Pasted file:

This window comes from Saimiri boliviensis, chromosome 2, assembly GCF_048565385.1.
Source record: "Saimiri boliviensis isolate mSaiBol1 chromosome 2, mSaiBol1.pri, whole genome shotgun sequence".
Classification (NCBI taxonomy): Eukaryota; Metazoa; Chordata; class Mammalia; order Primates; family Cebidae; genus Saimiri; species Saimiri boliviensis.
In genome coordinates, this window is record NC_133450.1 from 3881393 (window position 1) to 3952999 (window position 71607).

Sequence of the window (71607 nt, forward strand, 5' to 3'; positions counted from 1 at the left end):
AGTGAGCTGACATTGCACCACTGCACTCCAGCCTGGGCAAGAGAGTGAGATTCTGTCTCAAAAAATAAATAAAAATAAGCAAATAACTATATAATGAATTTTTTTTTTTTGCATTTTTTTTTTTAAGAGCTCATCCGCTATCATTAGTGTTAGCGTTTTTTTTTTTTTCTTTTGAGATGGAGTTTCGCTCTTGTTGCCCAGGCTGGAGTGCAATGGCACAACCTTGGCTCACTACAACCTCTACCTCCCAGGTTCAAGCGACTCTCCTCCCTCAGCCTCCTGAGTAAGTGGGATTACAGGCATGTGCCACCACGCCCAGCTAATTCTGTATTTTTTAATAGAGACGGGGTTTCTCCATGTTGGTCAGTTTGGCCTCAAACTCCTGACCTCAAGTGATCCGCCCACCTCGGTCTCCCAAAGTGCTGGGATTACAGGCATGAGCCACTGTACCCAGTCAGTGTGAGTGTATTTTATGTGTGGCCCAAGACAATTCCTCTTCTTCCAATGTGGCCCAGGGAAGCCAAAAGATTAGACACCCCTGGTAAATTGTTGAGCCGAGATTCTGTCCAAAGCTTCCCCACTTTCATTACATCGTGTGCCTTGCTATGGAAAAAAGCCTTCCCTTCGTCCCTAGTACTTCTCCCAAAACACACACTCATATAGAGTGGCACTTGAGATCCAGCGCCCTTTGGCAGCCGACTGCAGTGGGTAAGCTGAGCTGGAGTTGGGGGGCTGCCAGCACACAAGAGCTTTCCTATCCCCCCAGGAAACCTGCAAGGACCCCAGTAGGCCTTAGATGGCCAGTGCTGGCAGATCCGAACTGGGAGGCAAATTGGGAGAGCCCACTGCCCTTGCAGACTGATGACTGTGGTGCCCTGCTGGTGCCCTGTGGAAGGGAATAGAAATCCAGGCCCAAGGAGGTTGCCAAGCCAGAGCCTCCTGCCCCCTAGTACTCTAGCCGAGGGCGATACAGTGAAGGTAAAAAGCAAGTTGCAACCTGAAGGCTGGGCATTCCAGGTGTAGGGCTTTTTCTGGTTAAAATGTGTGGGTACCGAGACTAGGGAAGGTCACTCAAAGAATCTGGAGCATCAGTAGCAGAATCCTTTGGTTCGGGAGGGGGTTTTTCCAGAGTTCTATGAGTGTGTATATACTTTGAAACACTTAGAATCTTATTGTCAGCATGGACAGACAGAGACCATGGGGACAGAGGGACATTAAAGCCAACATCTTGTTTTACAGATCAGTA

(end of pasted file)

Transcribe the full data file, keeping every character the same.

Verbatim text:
This window comes from Saimiri boliviensis, chromosome 2, assembly GCF_048565385.1.
Source record: "Saimiri boliviensis isolate mSaiBol1 chromosome 2, mSaiBol1.pri, whole genome shotgun sequence".
Classification (NCBI taxonomy): Eukaryota; Metazoa; Chordata; class Mammalia; order Primates; family Cebidae; genus Saimiri; species Saimiri boliviensis.
In genome coordinates, this window is record NC_133450.1 from 3881393 (window position 1) to 3952999 (window position 71607).

Sequence of the window (71607 nt, forward strand, 5' to 3'; positions counted from 1 at the left end):
AGTGAGCTGACATTGCACCACTGCACTCCAGCCTGGGCAAGAGAGTGAGATTCTGTCTCAAAAAATAAATAAAAATAAGCAAATAACTATATAATGAATTTTTTTTTTTTGCATTTTTTTTTTTAAGAGCTCATCCGCTATCATTAGTGTTAGCGTTTTTTTTTTTTTCTTTTGAGATGGAGTTTCGCTCTTGTTGCCCAGGCTGGAGTGCAATGGCACAACCTTGGCTCACTACAACCTCTACCTCCCAGGTTCAAGCGACTCTCCTCCCTCAGCCTCCTGAGTAAGTGGGATTACAGGCATGTGCCACCACGCCCAGCTAATTCTGTATTTTTTAATAGAGACGGGGTTTCTCCATGTTGGTCAGTTTGGCCTCAAACTCCTGACCTCAAGTGATCCGCCCACCTCGGTCTCCCAAAGTGCTGGGATTACAGGCATGAGCCACTGTACCCAGTCAGTGTGAGTGTATTTTATGTGTGGCCCAAGACAATTCCTCTTCTTCCAATGTGGCCCAGGGAAGCCAAAAGATTAGACACCCCTGGTAAATTGTTGAGCCGAGATTCTGTCCAAAGCTTCCCCACTTTCATTACATCGTGTGCCTTGCTATGGAAAAAAGCCTTCCCTTCGTCCCTAGTACTTCTCCCAAAACACACACTCATATAGAGTGGCACTTGAGATCCAGCGCCCTTTGGCAGCCGACTGCAGTGGGTAAGCTGAGCTGGAGTTGGGGGGCTGCCAGCACACAAGAGCTTTCCTATCCCCCCAGGAAACCTGCAAGGACCCCAGTAGGCCTTAGATGGCCAGTGCTGGCAGATCCGAACTGGGAGGCAAATTGGGAGAGCCCACTGCCCTTGCAGACTGATGACTGTGGTGCCCTGCTGGTGCCCTGTGGAAGGGAATAGAAATCCAGGCCCAAGGAGGTTGCCAAGCCAGAGCCTCCTGCCCCCTAGTACTCTAGCCGAGGGCGATACAGTGAAGGTAAAAAGCAAGTTGCAACCTGAAGGCTGGGCATTCCAGGTGTAGGGCTTTTTCTGGTTAAAATGTGTGGGTACCGAGACTAGGGAAGGTCACTCAAAGAATCTGGAGCATCAGTAGCAGAATCCTTTGGTTCGGGAGGGGGTTTTTCCAGAGTTCTATGAGTGTGTATATACTTTGAAACACTTAGAATCTTATTGTCAGCATGGACAGACAGAGACCATGGGGACAGAGGGACATTAAAGCCAACATCTTGTTTTACAGATCAGTA